Let's go round again.
Following the same principle, albeit in a far more subtle way, is everyone's favourite 70% fictional Conservative backbencher, Nadine Dorries. Having failed miserably back in 2008 in her attempt to reduce the late term abortion limit to 20 weeks from the current 24, a campaign which it was later revealed had its website created by an intern from the fundamentalist Christian Concern for our Nation group, she's now moved onto a softer target: the charities that advise women on whether or not they should seek an abortion.
According to Dorries and the Right to Know campaign, the British Pregnancy Advisory Service and Marie Stopes have a conflict of interest in providing such advice, as both also carry out abortions for the NHS. This would indeed be an obvious and especially egregious abuse of their position if BPAS and Marie Stopes were essentially telling every woman who walks through their doors to end their pregnancy; clearly however, as the 15.3% who didn't have an abortion after visiting BPAS last year shows, they're doing no such thing. It's also interesting to note that prior to Dorries' and the Right to Know campaign there doesn't appear to have been any cases of women complaining that they had felt pressurised by advisers into having abortions, as you would expect. Little wonder then that those working for BPAS feel more than slighted to be all but accused of killing unborn children for profit.
Dorries and Frank Field both claim that what they want to see is "independent" advice for women. Who after all could possibly argue with that? The problem lies not just in whom would provide that advice, but also in Dorries' far from unblemished record on the issue and her past associations. The coalition recently appointed Life, a group opposed to abortion in all circumstances to its new forum on sexual health, more than giving a hint of where it could potentially look should the Dorries amendment to the NHS be passed. Dorries' friends at Christian Concern, who say on their website that they "resist abortion", and link to Dorries' appearance on Newsnight over the appointment of Life, are urging their supporters to lobby their MPs over the amendments. The other major problem with their proposals is that they would result in women having to visit two separate independent advice centres before they would be able to proceed with an abortion, something which it seems is designed with the intention of making it more difficult to have an abortion rather than improving the service and differentiating the advice given. Indeed, if there were complaints about the service provided by BPAS, it was that the process took too long already.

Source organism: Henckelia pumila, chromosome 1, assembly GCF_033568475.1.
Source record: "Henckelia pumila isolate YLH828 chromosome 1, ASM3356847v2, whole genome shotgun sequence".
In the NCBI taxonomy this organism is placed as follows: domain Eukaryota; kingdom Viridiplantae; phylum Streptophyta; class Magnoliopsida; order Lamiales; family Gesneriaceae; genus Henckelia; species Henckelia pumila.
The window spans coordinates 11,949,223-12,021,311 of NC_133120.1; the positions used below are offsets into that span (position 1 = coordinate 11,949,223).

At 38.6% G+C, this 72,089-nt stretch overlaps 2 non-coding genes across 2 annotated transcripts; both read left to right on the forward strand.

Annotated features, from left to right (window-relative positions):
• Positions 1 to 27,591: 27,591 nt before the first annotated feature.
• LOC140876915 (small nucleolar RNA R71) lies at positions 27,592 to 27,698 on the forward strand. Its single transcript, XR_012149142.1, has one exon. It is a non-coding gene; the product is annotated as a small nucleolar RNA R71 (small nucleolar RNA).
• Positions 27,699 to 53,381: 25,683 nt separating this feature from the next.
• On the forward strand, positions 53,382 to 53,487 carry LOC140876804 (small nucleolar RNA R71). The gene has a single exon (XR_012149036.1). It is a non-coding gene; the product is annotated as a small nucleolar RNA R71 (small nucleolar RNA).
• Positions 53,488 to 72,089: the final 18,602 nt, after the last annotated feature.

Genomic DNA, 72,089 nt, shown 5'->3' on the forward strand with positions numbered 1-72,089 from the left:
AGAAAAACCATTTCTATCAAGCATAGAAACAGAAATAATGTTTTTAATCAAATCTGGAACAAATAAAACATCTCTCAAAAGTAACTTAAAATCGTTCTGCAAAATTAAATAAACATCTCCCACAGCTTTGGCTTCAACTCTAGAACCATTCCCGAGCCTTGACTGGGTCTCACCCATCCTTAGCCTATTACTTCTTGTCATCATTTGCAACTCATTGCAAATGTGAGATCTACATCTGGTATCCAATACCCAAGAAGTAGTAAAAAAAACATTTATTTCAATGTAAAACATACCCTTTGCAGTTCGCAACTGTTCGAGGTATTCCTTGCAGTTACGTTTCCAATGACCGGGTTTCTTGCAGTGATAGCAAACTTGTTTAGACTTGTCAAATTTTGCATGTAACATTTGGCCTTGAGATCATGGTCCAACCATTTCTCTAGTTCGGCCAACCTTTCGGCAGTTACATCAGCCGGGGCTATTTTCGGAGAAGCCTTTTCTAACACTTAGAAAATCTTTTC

It's difficult to reach a conclusion other than Dorries is her own worst enemy. If she really is pro-choice, as she continues to claim, yet simply wants "independent" advice and the term limit to be reduced as the science changes, then she would come completely clean about her past associations with groups which are entirely opposed to abortion. She would explain who it was that funded the 20 weeks campaign, as well as the discrepancy between her professed pro-choice stance and her comments that she was adopting a "middle way" as "some progress is better than no progress". By not doing so she limits her own support: those who are uneasy about 24 weeks remaining the limit and worry that there may be vested interests at work are put off by how those most vociferous in support are the same religious groups that want to roll back the Abortion Act in its entirety. The government, originally minded to support the amendments, has since backed off having realised that this is just another pet project from two of parliament's most eccentric figures. When trying again, you're meant to have learned from your past mistakes: Dorries seems to be incapable of doing so.